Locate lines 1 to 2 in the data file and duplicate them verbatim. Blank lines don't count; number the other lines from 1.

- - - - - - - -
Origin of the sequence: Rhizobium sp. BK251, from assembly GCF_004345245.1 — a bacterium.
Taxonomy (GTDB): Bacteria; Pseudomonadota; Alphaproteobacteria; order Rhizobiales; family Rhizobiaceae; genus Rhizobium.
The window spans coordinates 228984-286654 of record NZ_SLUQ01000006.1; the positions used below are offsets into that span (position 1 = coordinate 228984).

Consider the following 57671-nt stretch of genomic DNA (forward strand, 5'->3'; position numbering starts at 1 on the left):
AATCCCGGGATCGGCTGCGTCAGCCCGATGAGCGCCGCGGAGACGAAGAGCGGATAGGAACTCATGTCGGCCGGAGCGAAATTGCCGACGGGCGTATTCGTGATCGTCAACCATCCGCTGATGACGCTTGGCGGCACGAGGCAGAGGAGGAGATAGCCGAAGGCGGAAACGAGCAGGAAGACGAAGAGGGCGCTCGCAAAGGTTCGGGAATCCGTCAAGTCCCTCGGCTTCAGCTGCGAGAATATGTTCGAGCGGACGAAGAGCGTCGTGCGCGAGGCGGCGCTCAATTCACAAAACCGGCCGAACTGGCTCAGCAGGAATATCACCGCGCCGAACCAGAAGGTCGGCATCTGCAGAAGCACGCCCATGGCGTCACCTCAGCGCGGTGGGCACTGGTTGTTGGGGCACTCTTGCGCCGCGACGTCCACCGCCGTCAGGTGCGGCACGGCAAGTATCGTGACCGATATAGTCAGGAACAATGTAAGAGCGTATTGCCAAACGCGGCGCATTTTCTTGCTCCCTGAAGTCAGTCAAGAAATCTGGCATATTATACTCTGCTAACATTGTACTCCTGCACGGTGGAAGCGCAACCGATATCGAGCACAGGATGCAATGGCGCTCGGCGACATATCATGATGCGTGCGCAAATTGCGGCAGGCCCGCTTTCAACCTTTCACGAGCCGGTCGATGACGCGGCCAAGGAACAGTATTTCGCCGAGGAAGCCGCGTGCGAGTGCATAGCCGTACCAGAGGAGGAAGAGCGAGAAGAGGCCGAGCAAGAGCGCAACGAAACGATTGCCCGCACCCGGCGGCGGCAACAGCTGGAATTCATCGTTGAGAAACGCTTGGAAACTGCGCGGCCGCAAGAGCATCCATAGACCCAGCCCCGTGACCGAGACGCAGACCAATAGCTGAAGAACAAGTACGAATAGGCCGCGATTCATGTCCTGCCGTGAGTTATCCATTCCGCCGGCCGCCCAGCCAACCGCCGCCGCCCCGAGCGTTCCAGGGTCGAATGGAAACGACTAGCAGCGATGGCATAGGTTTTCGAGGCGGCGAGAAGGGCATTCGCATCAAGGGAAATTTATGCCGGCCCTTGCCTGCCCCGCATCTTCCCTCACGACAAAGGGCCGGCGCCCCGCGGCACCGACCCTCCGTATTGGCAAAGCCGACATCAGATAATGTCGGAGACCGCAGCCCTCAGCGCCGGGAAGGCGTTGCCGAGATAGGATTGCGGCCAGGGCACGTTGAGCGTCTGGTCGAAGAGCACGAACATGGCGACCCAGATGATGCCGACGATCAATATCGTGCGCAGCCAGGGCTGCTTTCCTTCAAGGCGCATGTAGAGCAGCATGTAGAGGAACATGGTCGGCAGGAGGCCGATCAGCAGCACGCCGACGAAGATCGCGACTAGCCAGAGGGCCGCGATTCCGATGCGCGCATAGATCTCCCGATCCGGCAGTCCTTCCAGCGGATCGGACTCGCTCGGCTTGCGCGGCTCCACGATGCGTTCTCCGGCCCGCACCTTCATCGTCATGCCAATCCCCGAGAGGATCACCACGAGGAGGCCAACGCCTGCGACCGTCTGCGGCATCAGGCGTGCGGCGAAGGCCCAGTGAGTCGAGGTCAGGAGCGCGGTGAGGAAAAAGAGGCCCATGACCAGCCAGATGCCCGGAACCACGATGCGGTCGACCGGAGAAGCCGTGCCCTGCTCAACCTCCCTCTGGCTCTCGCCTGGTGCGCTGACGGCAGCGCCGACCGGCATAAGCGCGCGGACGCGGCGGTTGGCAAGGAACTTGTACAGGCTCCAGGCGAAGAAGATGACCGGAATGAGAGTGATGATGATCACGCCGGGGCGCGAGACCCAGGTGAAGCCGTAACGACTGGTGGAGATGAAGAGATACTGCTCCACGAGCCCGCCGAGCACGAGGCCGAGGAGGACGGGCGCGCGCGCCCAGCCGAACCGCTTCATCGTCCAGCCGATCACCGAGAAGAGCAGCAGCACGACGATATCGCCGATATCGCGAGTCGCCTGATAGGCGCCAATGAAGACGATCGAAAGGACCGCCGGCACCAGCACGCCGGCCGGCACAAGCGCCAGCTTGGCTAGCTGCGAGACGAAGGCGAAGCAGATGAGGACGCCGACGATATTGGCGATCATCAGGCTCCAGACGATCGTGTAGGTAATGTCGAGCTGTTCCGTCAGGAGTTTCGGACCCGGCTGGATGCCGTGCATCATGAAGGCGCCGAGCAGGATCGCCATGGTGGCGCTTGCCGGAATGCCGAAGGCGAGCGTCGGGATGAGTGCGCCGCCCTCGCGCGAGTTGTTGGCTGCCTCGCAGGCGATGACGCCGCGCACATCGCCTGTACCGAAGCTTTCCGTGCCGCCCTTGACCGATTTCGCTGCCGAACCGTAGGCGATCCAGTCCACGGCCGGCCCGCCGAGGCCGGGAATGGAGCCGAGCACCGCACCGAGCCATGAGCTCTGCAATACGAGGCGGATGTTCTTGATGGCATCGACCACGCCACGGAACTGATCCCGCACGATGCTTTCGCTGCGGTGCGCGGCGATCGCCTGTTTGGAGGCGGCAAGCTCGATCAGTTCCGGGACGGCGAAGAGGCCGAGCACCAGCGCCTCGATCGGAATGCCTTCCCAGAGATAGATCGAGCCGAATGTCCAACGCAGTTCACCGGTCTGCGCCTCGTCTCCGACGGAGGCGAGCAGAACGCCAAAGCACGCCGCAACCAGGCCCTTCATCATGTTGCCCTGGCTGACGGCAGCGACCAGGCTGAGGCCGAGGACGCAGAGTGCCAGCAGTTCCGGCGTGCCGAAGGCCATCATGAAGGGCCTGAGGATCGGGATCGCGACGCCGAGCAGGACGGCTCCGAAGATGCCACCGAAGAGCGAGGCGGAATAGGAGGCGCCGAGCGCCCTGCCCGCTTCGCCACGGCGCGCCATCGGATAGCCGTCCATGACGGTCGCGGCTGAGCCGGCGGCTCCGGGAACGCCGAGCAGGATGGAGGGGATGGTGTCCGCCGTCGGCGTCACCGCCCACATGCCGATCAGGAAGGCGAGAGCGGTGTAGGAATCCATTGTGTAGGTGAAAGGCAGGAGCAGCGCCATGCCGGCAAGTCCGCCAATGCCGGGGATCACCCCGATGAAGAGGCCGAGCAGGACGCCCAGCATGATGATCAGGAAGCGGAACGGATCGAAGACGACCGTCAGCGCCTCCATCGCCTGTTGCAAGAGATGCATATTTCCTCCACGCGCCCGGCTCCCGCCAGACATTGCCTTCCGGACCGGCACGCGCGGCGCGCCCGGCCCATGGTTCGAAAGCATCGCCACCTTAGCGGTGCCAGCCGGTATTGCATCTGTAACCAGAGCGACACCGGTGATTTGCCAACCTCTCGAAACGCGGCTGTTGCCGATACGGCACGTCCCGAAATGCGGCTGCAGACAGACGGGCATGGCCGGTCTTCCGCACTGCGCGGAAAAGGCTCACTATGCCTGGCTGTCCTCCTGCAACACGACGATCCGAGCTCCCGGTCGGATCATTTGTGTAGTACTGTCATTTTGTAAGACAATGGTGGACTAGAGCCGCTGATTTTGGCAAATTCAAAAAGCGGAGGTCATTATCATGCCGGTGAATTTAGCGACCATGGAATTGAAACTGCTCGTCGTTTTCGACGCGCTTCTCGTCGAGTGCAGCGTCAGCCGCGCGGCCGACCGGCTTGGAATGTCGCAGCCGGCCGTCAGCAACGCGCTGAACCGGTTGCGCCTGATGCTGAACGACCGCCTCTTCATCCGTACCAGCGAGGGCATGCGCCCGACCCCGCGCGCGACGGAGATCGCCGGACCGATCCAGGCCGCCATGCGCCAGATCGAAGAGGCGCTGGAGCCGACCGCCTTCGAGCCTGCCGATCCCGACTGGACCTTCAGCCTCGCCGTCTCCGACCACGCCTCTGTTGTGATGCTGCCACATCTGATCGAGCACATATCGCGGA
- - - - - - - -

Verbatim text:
Origin of the sequence: Rhizobium sp. BK251, from assembly GCF_004345245.1 — a bacterium.
Taxonomy (GTDB): Bacteria; Pseudomonadota; Alphaproteobacteria; order Rhizobiales; family Rhizobiaceae; genus Rhizobium.